When we think of the 60s, the London mods might come to mind with their sleek cut suits, but when Rongdi Ma thinks of the sixties, it’s the era of flower power and psychedelia that springs to mind. The Royal College of Art Designers presented her, brightly coloured collection earlier this year, and it’s one that is hard to forget. The combination of different materials, bold pops of colour allow her garments to entrance the viewers, let alone the wearer. In light of her feature in the September issue of Harper’s Bazaar, we spoke to the Chinese knitwear designers about colour, psychedelia and the future of fashion.

You have just graduated from Royal College of Art with your ‘Psychedelic Dream’ collection, a very loud and proud collection, why did you opt for such a bright and bold colour palette?

Colour is the most important and central element of a psychedelic experience. With this collection, I experimented with various colour combinations and used plenty of bright and colourful yarns, in order to recreate these visual effect inherent to psychedelia. The multiple colour also represent the infinite possibilities of the imagination, and tie in a relationship between surrealism and fantasy.
 
 
"The process of experimenting colours and materials always inspires me to develop new ideas and techniques and create an even more creative outcome. " 




 
You mentioned colour was a central theme, how did you exactly experiment and explore material and colour?

As a knitwear designer with an academic background in textiles, colours and materials are always the most important part during my design and development process. The process of experimenting colours and materials always inspires me to develop new ideas and techniques and create an even more creative outcome. Personally, I love using colour, so much so it almost become dramatic or abstract. In doing so, I create a strong contrast while enhancing the visual effects of my garments.
 
 

 
Not only the colour, also the shape of your collection draw attention to them, what was the inspiration behind their form?

During the development process, I gain inspiration from drawing and collaging other ideas together in order to find more. For this collection, I namely researched and collated visual references from the 1960s, as the my project has a close link with the psychedelic-movement of that time period. I reorganised and destructed the colour combinations and materials, to create garments that better illustrate the air of open-mindedness and fearless characteristics inherent of that time. My motto is “let the silhouette follow the texture”, which often leads me to surprising designs.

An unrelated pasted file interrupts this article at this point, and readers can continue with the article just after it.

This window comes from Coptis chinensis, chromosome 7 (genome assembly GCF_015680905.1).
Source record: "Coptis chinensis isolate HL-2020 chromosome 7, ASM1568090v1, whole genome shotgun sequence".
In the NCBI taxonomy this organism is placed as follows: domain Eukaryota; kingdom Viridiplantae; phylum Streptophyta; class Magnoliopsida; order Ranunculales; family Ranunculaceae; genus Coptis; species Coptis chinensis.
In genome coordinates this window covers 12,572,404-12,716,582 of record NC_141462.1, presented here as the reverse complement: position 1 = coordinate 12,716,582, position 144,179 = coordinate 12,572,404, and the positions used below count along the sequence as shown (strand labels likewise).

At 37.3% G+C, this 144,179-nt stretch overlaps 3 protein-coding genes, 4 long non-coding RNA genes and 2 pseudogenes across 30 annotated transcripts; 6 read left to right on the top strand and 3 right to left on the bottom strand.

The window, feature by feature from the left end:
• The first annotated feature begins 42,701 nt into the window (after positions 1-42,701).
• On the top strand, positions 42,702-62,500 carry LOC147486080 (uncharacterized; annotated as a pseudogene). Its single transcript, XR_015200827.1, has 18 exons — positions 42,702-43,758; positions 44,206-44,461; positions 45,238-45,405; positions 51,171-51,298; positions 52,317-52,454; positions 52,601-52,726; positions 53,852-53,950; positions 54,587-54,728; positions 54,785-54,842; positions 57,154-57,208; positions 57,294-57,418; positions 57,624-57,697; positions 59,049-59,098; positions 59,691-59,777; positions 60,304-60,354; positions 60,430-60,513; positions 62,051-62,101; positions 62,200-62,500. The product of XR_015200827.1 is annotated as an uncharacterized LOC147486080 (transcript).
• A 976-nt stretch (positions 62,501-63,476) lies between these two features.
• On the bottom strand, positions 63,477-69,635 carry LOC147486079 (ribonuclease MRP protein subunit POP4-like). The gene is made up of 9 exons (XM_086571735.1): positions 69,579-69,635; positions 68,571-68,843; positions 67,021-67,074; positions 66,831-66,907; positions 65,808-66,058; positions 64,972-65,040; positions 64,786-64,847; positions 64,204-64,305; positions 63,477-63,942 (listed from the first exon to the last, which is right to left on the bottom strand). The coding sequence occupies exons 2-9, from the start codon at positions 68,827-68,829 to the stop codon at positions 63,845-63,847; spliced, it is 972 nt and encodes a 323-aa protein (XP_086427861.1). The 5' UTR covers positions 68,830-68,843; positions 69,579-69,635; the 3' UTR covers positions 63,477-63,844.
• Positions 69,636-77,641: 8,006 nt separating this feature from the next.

"My motto is “let the silhouette follow the texture”, which often leads me to surprising designs. "



Do you believe your other interests in religion and culture will play a part in your future garments?

Yes of course, I am really interested and love studying different cultures and certain aspects of their history. The story behind every topic and theme can be researched in such great depth and explored in so many different ways. In my opinion, everything is connected, yet the explanation of it is often based on the pre-existing knowledge or interests people have. I believe my interests in fields such as religion and culture will always play an important part when developing a new collection. There will always be an element of surprise, as to what will excite me next.

What have you learnt from this collection that you will implement in future designs?

While making this collection, I learnt new techniques and explored new materials with which I had never worked before. I will continue developing my skills and techniques to create even more interesting designs in the future. Besides, I have gained significant knowledge by working in such a specific historical and cultural timeframe, and being original and creative within these boundaries. It was very inspiring to research a topic in such a multi-disciplinary manner, and something I will definitely include in future collections.

"I believe my interests in fields such as religion and culture will always play an important part when developing a new collection."

Shop Rongdi Ma's full collection




Words by Lupe Baeyens
 
 
 
Top